do what you are doing.

It seems somewhat tautological but really it’s a piece of advice I need reminding of every 6 months or so.

If you spend your work hours compulsively checking your email or your relaxation time compulsively checking your code then you’re probably not getting the best out of either. It’s hard to think that you’ve had a successful day of work if you’ve read 20 news articles. It’s hard to think that you’ve really had a weekend if you’ve checked your computer program every half hour.

Sometimes I’m good at sticking to this advice and, of course, other times I’m not. Every now and then I need to stop myself and make up some arbitrary rules in order to get back in the habit of doing what I’m doing (I’ve checked email and tumblr while writing this up so I must be going through a bad phase.)

Here are some various rules I use to focus on doing work at work:

– The Pomodoro Technique (work for 25 minutes in every half hour)

– Turn off your internet (often impractical for me)

– Don’t check any media (incl. email), or leave your seat (at all!) for the first 2 work hours of your day

– Set mini goals with time limits

And, just as importantly in my opinion, focus on not doing work at home:

– Don’t bring any maths books or papers (or whatever you do) home

– Turn off your computer (if you use it for work)

– Go outside

– Choose to do something or nothingĀ rather than being absentmindedly online doing neither (hence this blogpost)

I think the main “problem” is that life has natural pauses. I’m waiting for code to run, I don’t know what to write next, my maths got a bit too hard, whatever. When there are natural pauses we should stop and evaluate what we use those pauses to do. Before you stand up, before you change tabs or windows, work out whether you really need to. All the techniques I mentioned are really just ritualistic ways of forcing us not to do whatever we normally do during a pause.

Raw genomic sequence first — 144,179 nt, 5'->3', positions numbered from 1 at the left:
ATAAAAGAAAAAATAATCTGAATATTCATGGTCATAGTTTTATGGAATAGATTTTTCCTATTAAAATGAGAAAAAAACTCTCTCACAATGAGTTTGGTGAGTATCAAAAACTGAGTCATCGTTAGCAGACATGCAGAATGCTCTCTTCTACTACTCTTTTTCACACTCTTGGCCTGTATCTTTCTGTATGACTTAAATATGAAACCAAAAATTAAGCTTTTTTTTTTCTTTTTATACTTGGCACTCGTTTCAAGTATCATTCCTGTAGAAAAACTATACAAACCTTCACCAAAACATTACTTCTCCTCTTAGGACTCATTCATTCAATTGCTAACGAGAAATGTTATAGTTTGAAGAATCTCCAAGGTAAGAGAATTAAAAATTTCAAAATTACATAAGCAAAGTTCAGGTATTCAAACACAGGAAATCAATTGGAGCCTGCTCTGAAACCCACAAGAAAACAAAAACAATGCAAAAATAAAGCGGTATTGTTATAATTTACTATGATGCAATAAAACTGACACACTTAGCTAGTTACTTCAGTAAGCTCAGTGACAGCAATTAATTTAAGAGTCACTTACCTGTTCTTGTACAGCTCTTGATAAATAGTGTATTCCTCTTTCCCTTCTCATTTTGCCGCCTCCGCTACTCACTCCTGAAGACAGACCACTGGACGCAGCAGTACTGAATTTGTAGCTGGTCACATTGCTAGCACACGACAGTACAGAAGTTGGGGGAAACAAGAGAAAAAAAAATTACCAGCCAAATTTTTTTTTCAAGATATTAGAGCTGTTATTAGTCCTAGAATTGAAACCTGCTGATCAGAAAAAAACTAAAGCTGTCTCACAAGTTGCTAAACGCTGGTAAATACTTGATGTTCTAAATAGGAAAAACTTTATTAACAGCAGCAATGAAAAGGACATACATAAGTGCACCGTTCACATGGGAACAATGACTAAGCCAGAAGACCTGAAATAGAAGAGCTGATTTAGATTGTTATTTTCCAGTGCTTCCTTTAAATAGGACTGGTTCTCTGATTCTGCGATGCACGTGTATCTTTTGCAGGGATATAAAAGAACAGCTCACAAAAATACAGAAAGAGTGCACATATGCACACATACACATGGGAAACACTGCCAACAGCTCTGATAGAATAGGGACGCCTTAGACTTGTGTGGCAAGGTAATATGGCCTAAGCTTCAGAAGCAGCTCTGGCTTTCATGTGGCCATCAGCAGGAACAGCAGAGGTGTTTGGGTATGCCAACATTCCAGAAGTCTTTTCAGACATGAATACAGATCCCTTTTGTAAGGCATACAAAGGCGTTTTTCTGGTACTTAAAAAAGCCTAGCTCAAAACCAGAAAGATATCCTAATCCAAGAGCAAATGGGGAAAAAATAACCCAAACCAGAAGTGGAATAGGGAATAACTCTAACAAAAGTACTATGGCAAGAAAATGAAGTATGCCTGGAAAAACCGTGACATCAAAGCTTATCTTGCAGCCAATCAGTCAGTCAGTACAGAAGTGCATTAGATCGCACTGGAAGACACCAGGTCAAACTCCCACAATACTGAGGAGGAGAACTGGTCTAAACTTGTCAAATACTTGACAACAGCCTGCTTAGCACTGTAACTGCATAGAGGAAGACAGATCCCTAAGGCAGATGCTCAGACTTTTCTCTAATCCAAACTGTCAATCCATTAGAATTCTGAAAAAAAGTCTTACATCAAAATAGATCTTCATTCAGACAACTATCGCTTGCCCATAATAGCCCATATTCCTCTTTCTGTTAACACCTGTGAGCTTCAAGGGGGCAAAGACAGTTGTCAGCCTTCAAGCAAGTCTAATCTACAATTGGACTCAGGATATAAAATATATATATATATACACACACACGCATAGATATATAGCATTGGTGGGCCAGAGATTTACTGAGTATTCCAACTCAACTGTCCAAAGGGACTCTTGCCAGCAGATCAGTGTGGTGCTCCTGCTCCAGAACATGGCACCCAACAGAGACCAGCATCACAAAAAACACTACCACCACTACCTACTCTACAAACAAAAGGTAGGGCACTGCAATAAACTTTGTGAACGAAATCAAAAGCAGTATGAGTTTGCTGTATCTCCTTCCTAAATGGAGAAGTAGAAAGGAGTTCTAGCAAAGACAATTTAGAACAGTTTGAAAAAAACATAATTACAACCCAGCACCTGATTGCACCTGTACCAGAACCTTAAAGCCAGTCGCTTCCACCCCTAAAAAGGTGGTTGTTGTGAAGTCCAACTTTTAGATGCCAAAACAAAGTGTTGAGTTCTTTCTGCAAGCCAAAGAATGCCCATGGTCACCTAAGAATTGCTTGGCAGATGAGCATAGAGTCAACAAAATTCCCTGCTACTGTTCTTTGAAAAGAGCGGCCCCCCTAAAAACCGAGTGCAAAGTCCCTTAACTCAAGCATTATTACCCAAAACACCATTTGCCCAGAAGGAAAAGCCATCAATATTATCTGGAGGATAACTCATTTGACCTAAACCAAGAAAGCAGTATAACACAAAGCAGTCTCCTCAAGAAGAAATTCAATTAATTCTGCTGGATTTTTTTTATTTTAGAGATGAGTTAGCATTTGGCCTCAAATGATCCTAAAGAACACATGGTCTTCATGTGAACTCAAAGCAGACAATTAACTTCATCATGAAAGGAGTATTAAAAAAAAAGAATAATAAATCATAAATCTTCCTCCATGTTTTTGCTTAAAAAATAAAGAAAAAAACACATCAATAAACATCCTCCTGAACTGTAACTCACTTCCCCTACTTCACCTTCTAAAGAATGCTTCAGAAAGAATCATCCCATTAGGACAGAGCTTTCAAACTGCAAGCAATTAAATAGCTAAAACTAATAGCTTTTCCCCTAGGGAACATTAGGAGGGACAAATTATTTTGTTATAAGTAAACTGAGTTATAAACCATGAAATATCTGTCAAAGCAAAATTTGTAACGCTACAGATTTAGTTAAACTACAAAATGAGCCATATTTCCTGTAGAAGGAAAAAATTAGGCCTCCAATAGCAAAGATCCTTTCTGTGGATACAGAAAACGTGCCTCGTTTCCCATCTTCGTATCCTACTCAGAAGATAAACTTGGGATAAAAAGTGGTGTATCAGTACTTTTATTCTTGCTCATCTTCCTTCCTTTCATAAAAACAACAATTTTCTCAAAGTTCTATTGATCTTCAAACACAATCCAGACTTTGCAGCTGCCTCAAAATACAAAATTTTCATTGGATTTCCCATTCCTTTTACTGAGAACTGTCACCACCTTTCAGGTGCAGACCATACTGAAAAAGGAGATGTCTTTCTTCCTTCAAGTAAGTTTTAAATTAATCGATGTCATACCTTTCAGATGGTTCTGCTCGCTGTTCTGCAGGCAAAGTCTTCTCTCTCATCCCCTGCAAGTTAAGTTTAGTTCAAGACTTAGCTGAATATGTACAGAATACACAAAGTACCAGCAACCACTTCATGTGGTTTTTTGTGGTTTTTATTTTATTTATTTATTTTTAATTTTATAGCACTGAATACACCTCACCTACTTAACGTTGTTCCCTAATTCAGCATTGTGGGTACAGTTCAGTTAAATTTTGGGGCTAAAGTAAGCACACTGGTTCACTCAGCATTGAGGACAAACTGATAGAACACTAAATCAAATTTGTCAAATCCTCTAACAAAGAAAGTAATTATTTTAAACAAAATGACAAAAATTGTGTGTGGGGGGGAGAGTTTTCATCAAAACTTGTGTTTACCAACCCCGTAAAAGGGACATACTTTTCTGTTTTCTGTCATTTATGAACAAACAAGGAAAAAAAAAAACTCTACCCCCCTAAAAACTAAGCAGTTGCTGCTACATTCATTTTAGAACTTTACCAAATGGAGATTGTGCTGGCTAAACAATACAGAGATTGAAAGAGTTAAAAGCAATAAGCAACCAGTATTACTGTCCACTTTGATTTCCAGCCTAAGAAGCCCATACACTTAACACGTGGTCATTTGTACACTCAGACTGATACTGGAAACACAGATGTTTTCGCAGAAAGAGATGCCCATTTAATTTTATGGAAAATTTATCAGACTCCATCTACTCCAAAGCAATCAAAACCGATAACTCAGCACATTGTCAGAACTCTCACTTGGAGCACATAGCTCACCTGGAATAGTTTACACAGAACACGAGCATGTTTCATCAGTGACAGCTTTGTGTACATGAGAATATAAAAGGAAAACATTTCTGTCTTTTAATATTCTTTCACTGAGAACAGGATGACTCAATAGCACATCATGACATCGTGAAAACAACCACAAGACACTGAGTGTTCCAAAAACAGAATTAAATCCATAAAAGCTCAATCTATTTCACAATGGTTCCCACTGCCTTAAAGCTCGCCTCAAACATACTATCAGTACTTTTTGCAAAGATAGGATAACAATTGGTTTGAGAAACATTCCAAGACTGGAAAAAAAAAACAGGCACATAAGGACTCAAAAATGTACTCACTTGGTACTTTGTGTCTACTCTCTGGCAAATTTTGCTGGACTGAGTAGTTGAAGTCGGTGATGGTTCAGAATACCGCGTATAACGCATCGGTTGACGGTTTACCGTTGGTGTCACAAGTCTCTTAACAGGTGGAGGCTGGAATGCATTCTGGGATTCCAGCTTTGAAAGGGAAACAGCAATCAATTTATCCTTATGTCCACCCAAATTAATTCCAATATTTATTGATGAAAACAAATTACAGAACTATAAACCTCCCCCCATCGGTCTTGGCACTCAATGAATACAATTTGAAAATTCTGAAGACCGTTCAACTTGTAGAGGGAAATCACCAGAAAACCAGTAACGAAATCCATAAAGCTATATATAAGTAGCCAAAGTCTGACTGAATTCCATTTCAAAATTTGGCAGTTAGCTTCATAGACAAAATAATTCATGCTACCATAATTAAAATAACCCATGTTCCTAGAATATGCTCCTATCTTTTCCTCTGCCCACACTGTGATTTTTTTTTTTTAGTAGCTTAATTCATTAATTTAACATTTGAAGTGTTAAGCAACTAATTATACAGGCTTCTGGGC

Does anyone else have any good focusing methods?

PS: The photos are from Austria.

Italy in summer.

The beauty of Italy in summer took me a little while to see. Everything was dingier and more ordinary than photography books had led me to expect. Yes there are incredible cobble-stoned, tiny alleyways but they are lined with garbage bags. Yes there are hundreds of white houses in the cities but they don’t have grass like nice houses in Australia: just dust and tiles. Yes there are lots of old buildings but they are dirty and falling apart.

It didn’t help that I was exhausted from 17 hours of flying. It didn’t help that I’m not really a fan of crowds. It didn’t help that it’s just plain hot. Once I got a good sleep and really looked around I realised that this place is incredible after all.

The beaches are warm, maths is going well, the food is beyond exceptional and most days I wander around barefoot. (This house has grass because it’s out of the city.)

Love from Ischia.